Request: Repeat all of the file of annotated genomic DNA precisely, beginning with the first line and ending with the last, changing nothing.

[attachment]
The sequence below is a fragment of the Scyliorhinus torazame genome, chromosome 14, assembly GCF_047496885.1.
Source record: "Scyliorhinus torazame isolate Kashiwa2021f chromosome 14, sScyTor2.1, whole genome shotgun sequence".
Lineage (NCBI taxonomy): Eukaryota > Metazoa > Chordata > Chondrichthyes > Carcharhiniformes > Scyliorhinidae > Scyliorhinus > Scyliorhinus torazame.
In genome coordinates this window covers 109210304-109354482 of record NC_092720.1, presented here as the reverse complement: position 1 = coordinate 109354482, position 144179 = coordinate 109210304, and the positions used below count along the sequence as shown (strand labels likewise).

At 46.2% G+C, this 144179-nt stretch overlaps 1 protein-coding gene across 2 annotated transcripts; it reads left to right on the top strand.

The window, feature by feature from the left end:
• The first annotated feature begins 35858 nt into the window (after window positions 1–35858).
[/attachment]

The sequence below is a fragment of the Scyliorhinus torazame genome, chromosome 14, assembly GCF_047496885.1.
Source record: "Scyliorhinus torazame isolate Kashiwa2021f chromosome 14, sScyTor2.1, whole genome shotgun sequence".
Lineage (NCBI taxonomy): Eukaryota > Metazoa > Chordata > Chondrichthyes > Carcharhiniformes > Scyliorhinidae > Scyliorhinus > Scyliorhinus torazame.
In genome coordinates this window covers 109210304-109354482 of record NC_092720.1, presented here as the reverse complement: position 1 = coordinate 109354482, position 144179 = coordinate 109210304, and the positions used below count along the sequence as shown (strand labels likewise).

At 46.2% G+C, this 144179-nt stretch overlaps 1 protein-coding gene across 2 annotated transcripts; it reads left to right on the top strand.

The window, feature by feature from the left end:
• The first annotated feature begins 35858 nt into the window (after window positions 1–35858).